8. make the recycling bin your first stop for art supplies.

9. hunt, find, and tell. no secret sources.

10. never worry about how to get it home; just get it.

~excerpt from the salvage sisters by kathleen hackett & mary ann young

Common Grounds: Flea Marketing in France

by Corey Amaro

-Bonjour Monsieur! How much does this vase cost?
-25 Euro, it is tres sympas non? It is nice isn't it?
-Yes, yes it is! Too bad that it is chipped...see here?
-Oh, really? But it is not so bad, once you put flowers in it, nobody will notice.
-Since it is chipped will you take less, how about 10 Euro?
-No, no, no my price is firm, 25 euro! If it weren't chipped I would sale it for over a hundred Euro!
It is a very good deal at 25 Euro.
-Umm, Okay you're selling it at 25 Euro, and I am asking for a better price, maybe we can strike a deal somewhere in about 15 Euro?
- What! For that price I might as well have it restored and sale it for more!
-Come on, please! I am willing to buy your chipped vase, can't we make a deal?
-Whew! I'll make a petite effort, 20 Euro and that is final!
-That is nice of you... 20 Euro and you throw in that teacup without a saucer...see it over there, Yes, that one!!
-WHAT! I give you an inch and you take the whole stand! You are one tough cookie! Here take the plate for 15 Euro!
-And the teacup too?
-Ah, you Americans are good at business! Here is the deal... I'll give you the teacup, if you'll have a cup of coffee with me?
-Sounds tres sympas! With a wink of my eye I add...
As long as you're paying for it!

Wednesday, March 15, 2006

Put On A Happy Face

There's nothing like thrifting to raise your spirits!

It's cheaper than a new haircut or fresh flowers;

Fewer calories than a pint of Rocky Road;

Keeps you from whining to your sister, again;

And gives you something to talk about on your blog!

vintage baking pans

i recently went through a giant stack (a few years worth in fact) of martha stewart living magazines to cut down on the clutter in my home. and going while through them, an article about vintage pans struck really my fancy. it makes me wonder, are baking pans a common collection? are they easy finds at thrift stores?
i can imagine them making lovely displays hung in a mass on a wall, with their delicate but industrial shapes looking like sculptures. and imagine the cake shapes you could make! i'm sure that there have been remakes of vintage pans, but something about pulling out some perfectly shaped brioches from an antique french mold is extremely romantic.
or what if you started a collection of vintage baking pans from all over the world? now that would be a tag sale tale.
(photographs by jose picayo)

Sunday, March 12, 2006

existential thrifting

one of the most intriguing things about thrifting, to me, is knowing that i find one-of-a-kind treasures that existed many times over at some point in time. i often ponder how unique my finds actually are - i cheat and look them up on ebay and find that there are more than one of what i found out there! it truely amazes me that somewhere out there, someone, or possibly more than one, owns a copy of these thrifted finds of mine!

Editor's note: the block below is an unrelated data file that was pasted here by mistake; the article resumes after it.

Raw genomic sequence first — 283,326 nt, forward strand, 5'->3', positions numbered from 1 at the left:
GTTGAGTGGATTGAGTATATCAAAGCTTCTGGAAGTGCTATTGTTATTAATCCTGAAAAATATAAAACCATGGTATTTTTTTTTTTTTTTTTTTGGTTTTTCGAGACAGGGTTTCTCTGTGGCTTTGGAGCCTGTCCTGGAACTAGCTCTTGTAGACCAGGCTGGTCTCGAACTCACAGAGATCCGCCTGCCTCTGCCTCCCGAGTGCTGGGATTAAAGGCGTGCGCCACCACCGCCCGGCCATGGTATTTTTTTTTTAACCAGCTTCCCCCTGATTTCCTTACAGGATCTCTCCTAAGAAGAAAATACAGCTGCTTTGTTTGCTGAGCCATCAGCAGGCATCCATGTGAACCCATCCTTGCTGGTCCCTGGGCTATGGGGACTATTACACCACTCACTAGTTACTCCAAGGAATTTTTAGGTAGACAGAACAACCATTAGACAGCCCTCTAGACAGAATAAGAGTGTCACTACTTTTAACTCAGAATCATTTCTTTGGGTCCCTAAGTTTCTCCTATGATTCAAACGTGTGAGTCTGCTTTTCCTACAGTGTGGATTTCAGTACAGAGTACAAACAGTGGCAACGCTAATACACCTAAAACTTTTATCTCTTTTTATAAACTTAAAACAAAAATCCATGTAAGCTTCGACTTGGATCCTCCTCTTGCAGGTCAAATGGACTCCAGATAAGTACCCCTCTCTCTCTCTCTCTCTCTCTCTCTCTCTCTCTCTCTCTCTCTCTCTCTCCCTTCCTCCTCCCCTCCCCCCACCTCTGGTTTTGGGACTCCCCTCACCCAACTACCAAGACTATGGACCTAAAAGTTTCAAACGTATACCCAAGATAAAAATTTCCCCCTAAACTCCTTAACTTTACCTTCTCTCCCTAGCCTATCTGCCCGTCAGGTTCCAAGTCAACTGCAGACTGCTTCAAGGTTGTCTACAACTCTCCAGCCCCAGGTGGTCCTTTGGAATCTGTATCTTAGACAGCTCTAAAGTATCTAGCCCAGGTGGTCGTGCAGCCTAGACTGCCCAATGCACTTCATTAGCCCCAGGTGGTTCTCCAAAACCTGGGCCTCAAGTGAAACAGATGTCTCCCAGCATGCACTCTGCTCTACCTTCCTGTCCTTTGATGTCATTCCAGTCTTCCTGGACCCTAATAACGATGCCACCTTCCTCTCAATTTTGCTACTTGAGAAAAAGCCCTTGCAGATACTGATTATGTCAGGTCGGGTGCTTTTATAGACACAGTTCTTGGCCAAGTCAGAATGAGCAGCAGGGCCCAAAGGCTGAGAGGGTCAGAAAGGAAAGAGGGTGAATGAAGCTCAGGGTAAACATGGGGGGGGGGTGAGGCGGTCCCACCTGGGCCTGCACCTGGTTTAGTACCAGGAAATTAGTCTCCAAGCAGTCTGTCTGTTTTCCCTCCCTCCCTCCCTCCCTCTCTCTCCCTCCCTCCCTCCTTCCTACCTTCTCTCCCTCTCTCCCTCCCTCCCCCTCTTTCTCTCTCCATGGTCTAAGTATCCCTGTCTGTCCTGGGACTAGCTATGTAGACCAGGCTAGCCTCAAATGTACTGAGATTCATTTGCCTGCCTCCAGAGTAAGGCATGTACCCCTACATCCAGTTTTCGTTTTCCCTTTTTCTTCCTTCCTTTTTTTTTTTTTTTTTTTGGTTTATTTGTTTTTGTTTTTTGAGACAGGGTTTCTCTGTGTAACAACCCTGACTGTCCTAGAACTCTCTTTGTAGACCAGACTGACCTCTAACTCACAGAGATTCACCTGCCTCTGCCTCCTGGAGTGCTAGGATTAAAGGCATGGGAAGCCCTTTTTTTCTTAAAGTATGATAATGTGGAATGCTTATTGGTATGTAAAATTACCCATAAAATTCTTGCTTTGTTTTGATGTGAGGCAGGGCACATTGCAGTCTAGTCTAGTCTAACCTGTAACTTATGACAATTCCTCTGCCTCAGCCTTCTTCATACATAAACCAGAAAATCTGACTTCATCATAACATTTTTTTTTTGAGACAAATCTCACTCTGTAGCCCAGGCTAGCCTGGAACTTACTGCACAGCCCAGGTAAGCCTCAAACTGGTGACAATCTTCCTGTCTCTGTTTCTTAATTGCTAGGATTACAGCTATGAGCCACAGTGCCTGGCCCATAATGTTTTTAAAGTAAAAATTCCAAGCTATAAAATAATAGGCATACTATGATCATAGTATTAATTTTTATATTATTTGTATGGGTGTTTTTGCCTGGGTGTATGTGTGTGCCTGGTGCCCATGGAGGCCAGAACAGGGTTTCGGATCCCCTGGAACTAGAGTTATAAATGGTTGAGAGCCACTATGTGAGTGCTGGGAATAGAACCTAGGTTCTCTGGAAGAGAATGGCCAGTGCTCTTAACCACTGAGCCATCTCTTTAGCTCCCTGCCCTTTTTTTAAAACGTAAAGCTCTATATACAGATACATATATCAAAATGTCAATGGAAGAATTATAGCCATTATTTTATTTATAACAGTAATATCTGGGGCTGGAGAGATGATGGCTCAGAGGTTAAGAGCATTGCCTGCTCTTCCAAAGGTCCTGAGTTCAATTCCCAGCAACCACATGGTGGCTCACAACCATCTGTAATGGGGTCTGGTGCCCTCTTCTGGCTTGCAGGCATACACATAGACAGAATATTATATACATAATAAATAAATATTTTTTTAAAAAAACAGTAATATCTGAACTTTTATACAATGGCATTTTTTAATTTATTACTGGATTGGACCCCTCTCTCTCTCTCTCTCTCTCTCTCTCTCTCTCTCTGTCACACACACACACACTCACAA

does someone out there have this vintage milk glass spice jar set with cute little pink metal tops that sits in my kitchen, sitting in their kitchen?

milk glass spice jars with pink metal tops

does someone have a yard or two of my most prized vintage fancy chickens fabric that's stashed among other piles of uncut fiber in my sewing room, in a pile in their sewing room?

fancy chickens

and to think that someone else in the world could be looting the same exact thing that i found yesterday in a thrift in philadelphia - it is unbelievably bizarre! what are the chances of that happening? my answer would be slim to none, but a few times in my thrift career i have found something twice!

has this ever happened to you?

Friday, March 03, 2006


This colorful display in my aunt's home really sparked my imagination about how something as inexpensive as a glass bottle can make such a big impact when grouped together as a collection.

Location is also important when planning a display. Here my aunt took advantage of a mirrored built-in cabinet and used tiny lights to illuminate them (pictured above). A porch rail or window ledge is also another great way to display glass, the afternoon sunlight brings out its translucent qualities. Below is a picture of my vintage miniature bottle collection. Last spring I moved them onto my kitchen window ledge to display sweet pea cuttings.

Here are a few random ideas for creatively displaying vintage collections:

Draping vintage hankies diagonally on a shelf so the corner triangles are hanging over the edge in lieu of vintage scalloped shelf paper.

Display folded stacks of colorful vintage linens on open shelving arranged by color.

Try not to be a slave to convention, instead use an object out of context to show off your ingenuity. Old metal wire egg baskets are great for storing things such as art supplies, and something as common as a old metal beach pail can breathe new life as a clever brush, soap, or towel holder on a bathroom vanity.

Backs of old postcards can be re-used as apothecary bottle labels with spray adhesive, the image showing on the reverse side through the body of the bottle.

Items in a display can be completely unrelated in theme as long as the colors harmonize. Try looking to the past for color palette inspiration.

By moving objects around in your home every now and again, you'll feel as if your collection is brand new!

Wednesday, March 01, 2006


so how much is luck involved in finding?

well, you visit several hit-or-miss shops, every so often, you come to know their strengths and weaknesses. the one on main street always gets the best shoes, while the one on the other side of town gets the best cardigans and paperback books. you visit often, but don't always win with a treasure to come home with. you sometimes go out of your way and leave empty handed. you leaf through dirty piles of unwanted items to find it. your toddler gets terribly bored and begins to hide under teh unwashed smokey smelling racks of coats and you just ran out of hand sanitizer. your hair gets sull of static when you try on that sundress. and its pilled all over.

and yet, with all that planned time and effort, being in the crowded, smelly thrift store with the rude sales people...somehow...when you do arrive at the just so straw beaded structured spring bag for a mere credit lady luck.